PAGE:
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New info display technology trialled at Hamilton bus stops

Contributor:
Fuseworks Media
Fuseworks Media

Bus commuters in Hamilton may have noticed something a bit different at a few bus stops lately with the installation of graphic display signs at five bus stops around town.

These are real time information display units, also known as eStops, and they update bus information in real time so passengers know exactly how far away their bus is. Currently they are at bus stops on Grey Street, Anzac Parade, Lynden Court, Whatawhata Road and The Base.

Hamilton is the first city in New Zealand to trial the display units. Only a handful of others are in use around the world. The company behind it is Wellington-based Radiola Smart Transit, part of aerospace technology company Radiola Aerospace. Radiola Smart Transit’s executive director Richard Thompson says while it might not seem like it on the outside, real time information display units and aerospace technology actually have a lot in common.

"About 10 years ago we saw how the kinds of technology we use in the aerospace industry, such as GPS, precision devices, navigation and tracking, could apply to real time information (RTI) systems. "When you boil it down, both are about collecting and analysing huge amounts of information and making precise recommendations for the end user based on that data."

The company’s first foray into RTI for public transport came in 2006 when it partnered with Waikato Regional Council, who contract and manage Hamilton’s bus services, to upgrade the bus network to take advantage of real time information, allowing passengers to track bus arrivals via a solar powered bus stop sign.

Radiola Smart Transit has been running Waikato Regional Council’s real-time passenger system for more than 10 years now, also operating and managing the buses’ hardware, reporting software and full system maintenance. The real time information display units are being trialled as part of the wider upgrade to Hamilton’s bus network. Waikato Regional Council’s public transport manager Andrew Wilson says the council is excited to be trialling this new technology.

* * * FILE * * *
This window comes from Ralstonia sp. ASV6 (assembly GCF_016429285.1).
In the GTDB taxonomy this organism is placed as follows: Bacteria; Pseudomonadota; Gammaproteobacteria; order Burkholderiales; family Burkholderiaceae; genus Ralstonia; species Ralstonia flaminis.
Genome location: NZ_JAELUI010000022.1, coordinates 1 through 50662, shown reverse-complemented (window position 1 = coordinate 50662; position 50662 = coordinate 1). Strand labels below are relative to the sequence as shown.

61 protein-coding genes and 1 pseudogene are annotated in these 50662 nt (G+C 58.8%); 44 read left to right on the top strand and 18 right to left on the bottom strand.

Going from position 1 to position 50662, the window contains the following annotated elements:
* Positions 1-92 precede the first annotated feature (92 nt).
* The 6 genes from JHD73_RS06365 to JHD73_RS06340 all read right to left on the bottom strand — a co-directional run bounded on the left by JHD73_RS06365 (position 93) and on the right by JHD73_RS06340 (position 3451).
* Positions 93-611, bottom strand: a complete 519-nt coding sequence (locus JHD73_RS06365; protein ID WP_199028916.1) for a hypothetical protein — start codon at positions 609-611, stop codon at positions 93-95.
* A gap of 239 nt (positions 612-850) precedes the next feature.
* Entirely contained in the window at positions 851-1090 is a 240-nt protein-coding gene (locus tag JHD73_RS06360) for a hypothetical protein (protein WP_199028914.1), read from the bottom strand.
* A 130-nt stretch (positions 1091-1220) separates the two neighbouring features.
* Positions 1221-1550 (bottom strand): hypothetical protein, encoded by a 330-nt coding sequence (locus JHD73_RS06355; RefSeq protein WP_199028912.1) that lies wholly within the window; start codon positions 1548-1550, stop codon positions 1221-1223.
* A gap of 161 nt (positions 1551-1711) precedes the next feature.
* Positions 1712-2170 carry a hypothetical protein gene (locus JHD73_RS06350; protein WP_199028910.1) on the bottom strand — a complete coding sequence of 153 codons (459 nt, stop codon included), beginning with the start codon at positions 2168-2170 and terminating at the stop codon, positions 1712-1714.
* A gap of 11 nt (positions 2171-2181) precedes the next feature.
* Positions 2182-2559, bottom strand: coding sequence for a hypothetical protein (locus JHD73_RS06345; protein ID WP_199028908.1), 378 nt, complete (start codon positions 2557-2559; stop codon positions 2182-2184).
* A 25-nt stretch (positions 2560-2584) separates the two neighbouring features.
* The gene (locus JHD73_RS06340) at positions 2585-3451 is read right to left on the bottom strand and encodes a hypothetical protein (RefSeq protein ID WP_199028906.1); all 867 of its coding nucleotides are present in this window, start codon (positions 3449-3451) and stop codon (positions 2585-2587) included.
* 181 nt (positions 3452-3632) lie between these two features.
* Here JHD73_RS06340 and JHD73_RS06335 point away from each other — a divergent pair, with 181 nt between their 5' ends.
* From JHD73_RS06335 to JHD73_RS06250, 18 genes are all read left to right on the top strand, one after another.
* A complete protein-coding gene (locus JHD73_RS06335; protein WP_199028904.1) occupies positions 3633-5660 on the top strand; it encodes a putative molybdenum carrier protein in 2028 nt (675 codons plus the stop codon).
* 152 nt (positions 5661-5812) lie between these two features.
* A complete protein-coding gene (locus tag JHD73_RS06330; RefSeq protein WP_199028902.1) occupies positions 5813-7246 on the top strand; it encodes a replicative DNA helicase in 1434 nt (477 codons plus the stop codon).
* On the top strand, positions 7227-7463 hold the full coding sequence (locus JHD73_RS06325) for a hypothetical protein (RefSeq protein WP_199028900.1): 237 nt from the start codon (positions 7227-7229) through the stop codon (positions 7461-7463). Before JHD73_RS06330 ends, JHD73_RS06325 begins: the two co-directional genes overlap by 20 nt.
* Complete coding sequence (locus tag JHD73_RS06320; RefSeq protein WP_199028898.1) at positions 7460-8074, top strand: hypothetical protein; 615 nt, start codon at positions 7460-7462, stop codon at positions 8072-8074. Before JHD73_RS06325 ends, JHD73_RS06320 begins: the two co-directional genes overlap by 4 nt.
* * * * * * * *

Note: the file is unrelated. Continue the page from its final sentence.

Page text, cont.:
"Our network improvements are all about making bus travel that much easier for our passengers, and we’ve had really good feedback on the signs so far," he says. "They’ve been in place for just over a month and passengers seem to really appreciate having bus arrival times available immediately like this." Radiola Smart Transit are among only a few companies worldwide working on technology like this. Thompson says all going well, real time information display units will become a regular feature on bus routes throughout the country, replacing static paper signs and LED displays. "The information that public transport operators can collect from their passengers, such as journey frequency, duration and other individual preferences, is more enhanced than it was 10 or so years ago.

"As a result, public transport operators can take that information and use it to benefit the passenger’s transport experience, whether that’s allowing passengers to track the arrival of their bus, receive service disruption alerts or find out what other public transport options might be available - all in real time."

And he says thanks to real time information display units, people won’t necessarily need a mobile device to benefit.

"The natural progression of real time technology is in the outdoor signage we’re doing. You’re providing an online experience offline and making lots of different information available in one place - without having to get your phone out to look something up."

Not unlike a Kindle or other e-reading device, real time information display units use an e-paper display technology to show up-to-the-minute information on when a bus service is due to arrive at a stop. The signs are solar powered, durable, and weather resistant. And unlike LED signs, you can read them in bright sunlight.

And Thompson says this is only scratching the surface of what the technology can do.

"The real time information that’s inside the display units is connected to open-source information, which also feeds web tools such as Google Maps. Being connected to open-source information means e-paper isn’t restricted to the framework of one specific provider, so it can be flexible and keep updated alongside other major software updates," he says. "The signs are also controlled remotely, and updates to signage can be made in seconds. Graphically, there’s loads of potential to move into using images and other screen customisation, which would be great for advertising."

Radiola partnered with Australian engineering company, Mercury Innovation, to make the real time information display units that are currently installed around Hamilton.

"They were the first to use e-paper display technology for road clearway signage, something they’ve been doing now for a few years," says Thompson. "We came to them with the concept for the display units because we knew they had years of experience working with this technology.

"This is the first time they’ve made smaller display sizes, but it’s working brilliantly. Their innovation and expertise has been adapted into a sturdy sign that can withstand the elements.

"We’re really excited about the future of this technology and looking forward to seeing what comes next."

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